A district could assign SES coordinators at each school with students eligible for SES, or alternatively each school's principal could do so. An SES coordinator could be compensated for his or her efforts via a stipend or supplemental pay; however this could not be counted toward the district's expenditure requirements for choice and SES purposes.

Making it work

To ensure that SES coordinators do not unduly influence parent choices, districts should ensure that SES coordinators work independently of any provider serving on site, including any SES programs run by the district or school itself. If using school-based coordinators, districts should ensure that they are provided with a thorough orientation about SES—in general terms, and on the individual programs of providers serving the district—before services begin.

Integrating SES and other out-of-school programs. SES is generally not the only out-of-school program offered at a school site but often is just one of a variety of choices, such as extended-day programs and 21st Century Community Learning Centers. To enhance SES implementation, schools should not set SES up as a competitor of these other programs but, with the support of the district, as a complement to them, and, to the extent practicable, integrate SES seamlessly into an overall schedule or menu of out-of-school programming. To this end, schools and districts have arranged for SES to be provided, for instance, on certain days during the week or at certain times, with other programs then operating on other occasions or during the rest of the week. Alternatively, SES can be provided in such a way that students receive services for certain periods of time during the week and then return to a regular, ongoing out-of-school program to engage in other activities.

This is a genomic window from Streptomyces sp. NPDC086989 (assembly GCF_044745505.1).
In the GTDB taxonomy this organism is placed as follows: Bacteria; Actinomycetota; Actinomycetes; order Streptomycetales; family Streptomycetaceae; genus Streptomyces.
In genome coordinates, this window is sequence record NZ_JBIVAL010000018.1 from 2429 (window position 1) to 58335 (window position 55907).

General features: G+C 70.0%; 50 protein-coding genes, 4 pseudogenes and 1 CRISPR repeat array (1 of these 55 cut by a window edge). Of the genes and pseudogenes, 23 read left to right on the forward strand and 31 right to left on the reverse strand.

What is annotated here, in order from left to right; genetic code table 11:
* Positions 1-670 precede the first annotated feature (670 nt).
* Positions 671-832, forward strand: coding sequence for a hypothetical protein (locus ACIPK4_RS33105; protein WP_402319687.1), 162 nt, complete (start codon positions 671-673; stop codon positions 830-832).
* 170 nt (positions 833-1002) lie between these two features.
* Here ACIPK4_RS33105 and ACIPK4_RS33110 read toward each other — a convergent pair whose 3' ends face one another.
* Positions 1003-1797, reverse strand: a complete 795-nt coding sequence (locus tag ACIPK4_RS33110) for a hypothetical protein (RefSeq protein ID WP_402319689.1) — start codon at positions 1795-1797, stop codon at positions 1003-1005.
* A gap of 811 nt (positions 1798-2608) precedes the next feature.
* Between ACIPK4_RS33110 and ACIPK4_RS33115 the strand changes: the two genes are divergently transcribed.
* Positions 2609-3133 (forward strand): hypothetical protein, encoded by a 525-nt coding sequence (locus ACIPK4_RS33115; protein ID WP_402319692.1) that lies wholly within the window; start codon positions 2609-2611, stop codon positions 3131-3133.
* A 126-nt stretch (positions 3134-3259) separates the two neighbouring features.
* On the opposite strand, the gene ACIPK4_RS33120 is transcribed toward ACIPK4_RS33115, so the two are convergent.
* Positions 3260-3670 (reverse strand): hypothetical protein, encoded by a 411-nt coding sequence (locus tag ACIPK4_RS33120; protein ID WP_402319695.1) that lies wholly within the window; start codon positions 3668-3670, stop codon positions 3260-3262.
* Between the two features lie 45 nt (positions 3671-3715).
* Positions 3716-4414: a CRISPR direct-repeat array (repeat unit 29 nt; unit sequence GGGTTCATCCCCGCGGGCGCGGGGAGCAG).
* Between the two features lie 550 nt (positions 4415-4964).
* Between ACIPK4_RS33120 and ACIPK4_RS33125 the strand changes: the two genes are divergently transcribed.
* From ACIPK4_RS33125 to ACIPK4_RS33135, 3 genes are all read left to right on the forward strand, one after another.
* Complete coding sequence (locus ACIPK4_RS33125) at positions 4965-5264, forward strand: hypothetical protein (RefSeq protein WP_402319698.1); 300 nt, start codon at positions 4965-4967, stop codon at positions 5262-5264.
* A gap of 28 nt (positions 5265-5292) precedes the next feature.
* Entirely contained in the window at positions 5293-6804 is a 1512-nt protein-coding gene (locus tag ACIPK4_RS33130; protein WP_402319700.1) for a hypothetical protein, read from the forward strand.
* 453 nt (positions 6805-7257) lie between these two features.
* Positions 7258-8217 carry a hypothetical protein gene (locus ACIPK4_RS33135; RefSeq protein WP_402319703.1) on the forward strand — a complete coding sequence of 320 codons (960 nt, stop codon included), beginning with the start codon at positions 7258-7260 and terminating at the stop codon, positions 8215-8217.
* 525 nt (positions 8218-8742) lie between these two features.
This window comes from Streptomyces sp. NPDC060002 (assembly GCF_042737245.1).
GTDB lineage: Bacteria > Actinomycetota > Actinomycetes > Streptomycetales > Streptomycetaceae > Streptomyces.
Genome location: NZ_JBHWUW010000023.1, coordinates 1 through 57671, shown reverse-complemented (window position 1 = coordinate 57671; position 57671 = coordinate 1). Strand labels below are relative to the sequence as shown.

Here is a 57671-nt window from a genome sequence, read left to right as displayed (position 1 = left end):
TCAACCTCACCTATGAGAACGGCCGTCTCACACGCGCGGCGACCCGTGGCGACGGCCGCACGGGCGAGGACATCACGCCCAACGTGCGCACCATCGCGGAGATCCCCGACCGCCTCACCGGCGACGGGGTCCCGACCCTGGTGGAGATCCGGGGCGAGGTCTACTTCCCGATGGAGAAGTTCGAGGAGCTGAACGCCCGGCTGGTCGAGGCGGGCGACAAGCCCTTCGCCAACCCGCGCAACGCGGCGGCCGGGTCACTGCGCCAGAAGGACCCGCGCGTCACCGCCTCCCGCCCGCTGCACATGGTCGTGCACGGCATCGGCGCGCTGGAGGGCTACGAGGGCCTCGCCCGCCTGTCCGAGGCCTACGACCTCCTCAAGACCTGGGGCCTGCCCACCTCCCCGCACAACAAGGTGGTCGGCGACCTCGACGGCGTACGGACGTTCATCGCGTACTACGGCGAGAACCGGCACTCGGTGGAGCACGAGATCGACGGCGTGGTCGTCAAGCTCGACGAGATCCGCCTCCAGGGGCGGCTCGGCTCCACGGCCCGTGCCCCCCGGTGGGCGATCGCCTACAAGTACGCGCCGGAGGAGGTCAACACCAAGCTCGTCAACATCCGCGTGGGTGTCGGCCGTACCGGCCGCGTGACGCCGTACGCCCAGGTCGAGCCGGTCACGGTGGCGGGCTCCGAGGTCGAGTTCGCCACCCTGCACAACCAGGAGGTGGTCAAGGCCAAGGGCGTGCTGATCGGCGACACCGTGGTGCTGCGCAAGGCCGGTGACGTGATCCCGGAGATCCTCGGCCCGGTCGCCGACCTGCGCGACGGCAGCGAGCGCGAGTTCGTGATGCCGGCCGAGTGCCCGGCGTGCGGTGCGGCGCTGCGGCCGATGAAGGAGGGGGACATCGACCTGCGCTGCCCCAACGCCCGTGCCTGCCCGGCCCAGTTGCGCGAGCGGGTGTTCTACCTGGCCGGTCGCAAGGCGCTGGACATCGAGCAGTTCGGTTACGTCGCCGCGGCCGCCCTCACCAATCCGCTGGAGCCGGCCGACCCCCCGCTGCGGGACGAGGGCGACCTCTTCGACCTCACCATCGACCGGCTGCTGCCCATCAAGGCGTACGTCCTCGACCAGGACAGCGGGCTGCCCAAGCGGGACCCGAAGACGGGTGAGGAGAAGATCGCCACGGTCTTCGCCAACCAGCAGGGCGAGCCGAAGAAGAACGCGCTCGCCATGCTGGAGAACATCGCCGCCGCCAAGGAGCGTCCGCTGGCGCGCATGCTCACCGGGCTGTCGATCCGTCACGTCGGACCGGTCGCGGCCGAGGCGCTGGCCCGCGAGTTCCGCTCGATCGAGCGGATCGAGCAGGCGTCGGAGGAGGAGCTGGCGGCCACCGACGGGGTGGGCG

To the extent appropriate, schools and districts could also consider advertising SES as part of a larger menu of out-of-school programming to further increase parent awareness. For more information on this, see "Presenting SES and other out-of-school programs as complementary" on p. 19.

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Last Modified: 08/18/2008